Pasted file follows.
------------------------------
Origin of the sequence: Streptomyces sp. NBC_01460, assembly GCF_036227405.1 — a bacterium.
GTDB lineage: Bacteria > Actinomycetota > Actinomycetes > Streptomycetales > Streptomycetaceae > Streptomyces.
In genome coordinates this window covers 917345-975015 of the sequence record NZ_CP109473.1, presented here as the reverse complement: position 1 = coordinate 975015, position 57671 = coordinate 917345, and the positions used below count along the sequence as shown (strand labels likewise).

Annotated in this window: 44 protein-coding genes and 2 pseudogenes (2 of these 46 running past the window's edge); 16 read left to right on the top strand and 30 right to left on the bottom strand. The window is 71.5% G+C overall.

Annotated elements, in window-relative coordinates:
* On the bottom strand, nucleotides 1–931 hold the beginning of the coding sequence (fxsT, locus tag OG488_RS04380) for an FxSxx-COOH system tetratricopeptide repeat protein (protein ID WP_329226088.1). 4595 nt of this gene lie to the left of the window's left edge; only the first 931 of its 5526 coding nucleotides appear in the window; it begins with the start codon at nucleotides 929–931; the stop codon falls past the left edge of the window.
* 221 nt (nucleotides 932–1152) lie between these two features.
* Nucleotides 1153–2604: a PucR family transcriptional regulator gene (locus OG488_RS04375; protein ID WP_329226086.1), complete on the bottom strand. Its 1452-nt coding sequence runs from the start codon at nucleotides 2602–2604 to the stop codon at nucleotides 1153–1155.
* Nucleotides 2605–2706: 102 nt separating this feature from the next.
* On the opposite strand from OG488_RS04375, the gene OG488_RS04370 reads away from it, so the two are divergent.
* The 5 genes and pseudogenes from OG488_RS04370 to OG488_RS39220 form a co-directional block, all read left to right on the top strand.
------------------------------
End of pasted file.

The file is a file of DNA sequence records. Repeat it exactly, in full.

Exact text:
Origin of the sequence: Streptomyces sp. NBC_01460, assembly GCF_036227405.1 — a bacterium.
GTDB lineage: Bacteria > Actinomycetota > Actinomycetes > Streptomycetales > Streptomycetaceae > Streptomyces.
In genome coordinates this window covers 917345-975015 of the sequence record NZ_CP109473.1, presented here as the reverse complement: position 1 = coordinate 975015, position 57671 = coordinate 917345, and the positions used below count along the sequence as shown (strand labels likewise).

Annotated in this window: 44 protein-coding genes and 2 pseudogenes (2 of these 46 running past the window's edge); 16 read left to right on the top strand and 30 right to left on the bottom strand. The window is 71.5% G+C overall.

Annotated elements, in window-relative coordinates:
* On the bottom strand, nucleotides 1–931 hold the beginning of the coding sequence (fxsT, locus tag OG488_RS04380) for an FxSxx-COOH system tetratricopeptide repeat protein (protein ID WP_329226088.1). 4595 nt of this gene lie to the left of the window's left edge; only the first 931 of its 5526 coding nucleotides appear in the window; it begins with the start codon at nucleotides 929–931; the stop codon falls past the left edge of the window.
* 221 nt (nucleotides 932–1152) lie between these two features.
* Nucleotides 1153–2604: a PucR family transcriptional regulator gene (locus OG488_RS04375; protein ID WP_329226086.1), complete on the bottom strand. Its 1452-nt coding sequence runs from the start codon at nucleotides 2602–2604 to the stop codon at nucleotides 1153–1155.
* Nucleotides 2605–2706: 102 nt separating this feature from the next.
* On the opposite strand from OG488_RS04375, the gene OG488_RS04370 reads away from it, so the two are divergent.
* The 5 genes and pseudogenes from OG488_RS04370 to OG488_RS39220 form a co-directional block, all read left to right on the top strand.